[Show abstract] [Hide abstract] ABSTRACT: These parameters were developed by the Joint Task Force on Practice Parameters, representing the American Academy of Allergy, Asthma and Immunology; the American College of Allergy, Asthma and Immunology; and the Joint Council of Allergy, Asthma and Immunology. The American Academy of Allergy, Asthma and Immunology (AAAAI) and the American College of Allergy, Asthma and Immunology (ACAAI) have jointly accepted responsibility for establishing “The diagnosis and management of sinusitis: a practice parameter update.” This is a complete and comprehensive document at the current time. The medical environment is a changing environment, and not all recommendations will be appropriate for all patients. Because this document incorporated the efforts of many participants, no single individual, including those who served on the Joint Task force, is authorized to provide an official AAAAI or ACAAI interpretation of these practice parameters. Any request for information about or an interpretation of these practice parameters by the AAAAI or the ACAAI should be directed to the Executive Offices of the AAAAI, the ACAAI, and the Joint Council of Allergy, Asthma and Immunology. These parameters are not designed for use by pharmaceutical companies in drug promotion.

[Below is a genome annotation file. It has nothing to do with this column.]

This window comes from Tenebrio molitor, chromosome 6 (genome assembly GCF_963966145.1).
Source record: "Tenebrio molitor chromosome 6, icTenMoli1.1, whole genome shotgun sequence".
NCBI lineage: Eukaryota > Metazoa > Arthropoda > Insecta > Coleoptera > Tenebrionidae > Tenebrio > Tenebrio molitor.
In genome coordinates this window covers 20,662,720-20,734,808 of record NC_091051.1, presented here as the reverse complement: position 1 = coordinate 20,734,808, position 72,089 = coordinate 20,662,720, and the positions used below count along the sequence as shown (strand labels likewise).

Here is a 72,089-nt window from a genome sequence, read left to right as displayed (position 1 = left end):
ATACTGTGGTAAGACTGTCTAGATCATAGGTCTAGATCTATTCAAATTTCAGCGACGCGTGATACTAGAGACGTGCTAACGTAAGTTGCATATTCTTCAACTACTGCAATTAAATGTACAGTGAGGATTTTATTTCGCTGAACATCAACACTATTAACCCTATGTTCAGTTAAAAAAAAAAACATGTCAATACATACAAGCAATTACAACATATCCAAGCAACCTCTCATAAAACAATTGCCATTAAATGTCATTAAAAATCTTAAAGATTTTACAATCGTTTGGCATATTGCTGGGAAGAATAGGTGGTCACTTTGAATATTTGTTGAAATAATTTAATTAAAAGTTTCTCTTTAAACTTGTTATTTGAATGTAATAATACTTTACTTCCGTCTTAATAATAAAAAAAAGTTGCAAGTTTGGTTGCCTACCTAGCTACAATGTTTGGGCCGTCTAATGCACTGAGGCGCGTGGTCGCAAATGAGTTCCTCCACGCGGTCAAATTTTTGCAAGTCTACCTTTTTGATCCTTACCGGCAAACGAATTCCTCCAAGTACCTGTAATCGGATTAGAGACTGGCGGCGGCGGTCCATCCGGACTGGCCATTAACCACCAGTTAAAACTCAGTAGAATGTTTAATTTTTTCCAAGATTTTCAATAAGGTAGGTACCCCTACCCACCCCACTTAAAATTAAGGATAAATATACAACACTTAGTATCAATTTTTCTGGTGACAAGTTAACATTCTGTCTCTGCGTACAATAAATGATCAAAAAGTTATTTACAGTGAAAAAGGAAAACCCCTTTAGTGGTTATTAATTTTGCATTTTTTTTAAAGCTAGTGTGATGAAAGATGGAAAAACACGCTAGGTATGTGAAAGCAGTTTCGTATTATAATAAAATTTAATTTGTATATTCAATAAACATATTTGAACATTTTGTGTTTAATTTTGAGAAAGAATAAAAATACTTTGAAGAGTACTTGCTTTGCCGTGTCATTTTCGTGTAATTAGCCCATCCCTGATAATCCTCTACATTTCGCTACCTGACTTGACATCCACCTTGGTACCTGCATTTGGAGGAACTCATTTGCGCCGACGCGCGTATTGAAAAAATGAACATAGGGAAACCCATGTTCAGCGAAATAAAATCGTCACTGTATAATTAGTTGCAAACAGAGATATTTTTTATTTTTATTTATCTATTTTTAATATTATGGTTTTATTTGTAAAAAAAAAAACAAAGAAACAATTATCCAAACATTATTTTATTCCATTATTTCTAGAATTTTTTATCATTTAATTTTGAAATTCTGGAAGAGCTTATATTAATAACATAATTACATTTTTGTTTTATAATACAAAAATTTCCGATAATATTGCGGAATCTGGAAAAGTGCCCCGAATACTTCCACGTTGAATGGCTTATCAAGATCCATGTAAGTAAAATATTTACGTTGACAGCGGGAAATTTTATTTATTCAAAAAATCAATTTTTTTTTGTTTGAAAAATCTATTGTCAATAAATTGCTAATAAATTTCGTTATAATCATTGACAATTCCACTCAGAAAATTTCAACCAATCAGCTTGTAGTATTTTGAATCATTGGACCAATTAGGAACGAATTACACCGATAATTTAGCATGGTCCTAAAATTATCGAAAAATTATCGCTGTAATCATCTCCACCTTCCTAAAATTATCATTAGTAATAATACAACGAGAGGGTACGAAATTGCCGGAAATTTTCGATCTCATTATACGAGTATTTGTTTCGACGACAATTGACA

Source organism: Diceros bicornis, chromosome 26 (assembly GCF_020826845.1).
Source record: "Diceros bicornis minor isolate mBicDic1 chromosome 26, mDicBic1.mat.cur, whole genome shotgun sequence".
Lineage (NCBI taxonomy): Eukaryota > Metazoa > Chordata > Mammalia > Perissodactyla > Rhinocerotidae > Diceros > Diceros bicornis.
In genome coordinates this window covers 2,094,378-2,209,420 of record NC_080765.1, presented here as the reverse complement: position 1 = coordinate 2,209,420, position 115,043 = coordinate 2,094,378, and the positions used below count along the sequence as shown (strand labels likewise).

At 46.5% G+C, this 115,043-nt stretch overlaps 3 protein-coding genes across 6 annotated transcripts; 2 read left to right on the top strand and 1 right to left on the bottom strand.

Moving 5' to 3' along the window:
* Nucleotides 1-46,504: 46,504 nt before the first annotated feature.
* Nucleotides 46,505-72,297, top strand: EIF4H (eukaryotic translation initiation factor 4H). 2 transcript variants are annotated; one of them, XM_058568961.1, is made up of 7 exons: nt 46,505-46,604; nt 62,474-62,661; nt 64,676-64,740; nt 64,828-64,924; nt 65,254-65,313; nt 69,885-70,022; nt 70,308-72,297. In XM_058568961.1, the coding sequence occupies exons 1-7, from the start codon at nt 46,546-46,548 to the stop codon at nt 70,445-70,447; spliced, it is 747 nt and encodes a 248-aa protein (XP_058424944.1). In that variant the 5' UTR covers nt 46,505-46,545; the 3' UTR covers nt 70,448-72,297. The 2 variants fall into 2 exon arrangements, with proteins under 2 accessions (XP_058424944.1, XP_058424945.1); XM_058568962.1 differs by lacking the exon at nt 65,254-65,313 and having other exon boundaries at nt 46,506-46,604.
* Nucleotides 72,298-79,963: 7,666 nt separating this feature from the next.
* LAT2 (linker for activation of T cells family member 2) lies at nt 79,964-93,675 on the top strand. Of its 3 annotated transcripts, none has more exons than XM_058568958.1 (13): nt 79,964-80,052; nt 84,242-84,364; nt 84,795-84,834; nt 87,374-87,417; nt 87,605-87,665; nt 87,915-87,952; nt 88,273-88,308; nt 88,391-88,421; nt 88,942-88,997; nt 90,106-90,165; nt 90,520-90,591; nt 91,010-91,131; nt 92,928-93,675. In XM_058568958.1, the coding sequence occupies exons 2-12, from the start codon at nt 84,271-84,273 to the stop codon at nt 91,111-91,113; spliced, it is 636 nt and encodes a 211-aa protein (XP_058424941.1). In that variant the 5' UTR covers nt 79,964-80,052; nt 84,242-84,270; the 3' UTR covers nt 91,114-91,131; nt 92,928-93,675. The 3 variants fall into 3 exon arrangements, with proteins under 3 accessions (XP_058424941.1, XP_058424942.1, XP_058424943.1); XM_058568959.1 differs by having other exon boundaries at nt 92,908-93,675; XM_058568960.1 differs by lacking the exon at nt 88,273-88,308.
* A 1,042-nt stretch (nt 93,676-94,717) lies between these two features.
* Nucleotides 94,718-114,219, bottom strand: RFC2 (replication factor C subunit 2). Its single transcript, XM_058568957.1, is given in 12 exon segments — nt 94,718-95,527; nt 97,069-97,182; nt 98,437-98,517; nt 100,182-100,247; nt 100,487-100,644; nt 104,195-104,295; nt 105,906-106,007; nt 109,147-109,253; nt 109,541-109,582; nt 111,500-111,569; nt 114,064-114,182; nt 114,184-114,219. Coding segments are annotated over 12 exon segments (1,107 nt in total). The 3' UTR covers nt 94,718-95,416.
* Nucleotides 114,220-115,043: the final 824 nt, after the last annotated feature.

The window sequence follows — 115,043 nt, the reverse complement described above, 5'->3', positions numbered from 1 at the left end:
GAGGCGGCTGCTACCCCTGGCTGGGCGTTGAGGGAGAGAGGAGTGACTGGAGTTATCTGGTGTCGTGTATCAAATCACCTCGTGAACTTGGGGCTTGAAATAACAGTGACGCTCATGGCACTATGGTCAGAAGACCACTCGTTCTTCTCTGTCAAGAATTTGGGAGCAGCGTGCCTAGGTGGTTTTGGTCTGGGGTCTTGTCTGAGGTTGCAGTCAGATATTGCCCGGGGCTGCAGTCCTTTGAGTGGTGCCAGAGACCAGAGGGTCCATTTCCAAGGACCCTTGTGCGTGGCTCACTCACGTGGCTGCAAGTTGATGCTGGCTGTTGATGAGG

Full-text Article · Jan 2006 · Journal of Allergy and Clinical Immunology
  • Source
    James T. Li · John Oppenheimer · I. Leonard Bernstein · [...] · Dana V. Wallace
    Full-text Article · Nov 2005 · Journal of Allergy and Clinical Immunology
  • Source
    Francisco A Bonilla · I Leonard Bernstein · David A Khan · [...] · Ricardo U Sorensen
    Full-text Article · Jun 2005 · Annals of allergy, asthma & immunology: official publication of the American College of Allergy, Asthma, & Immunology
  • David M. Lang · I. Leonard Bernstein · Richard A. Nicklas · [...] · Albert L. Sheffer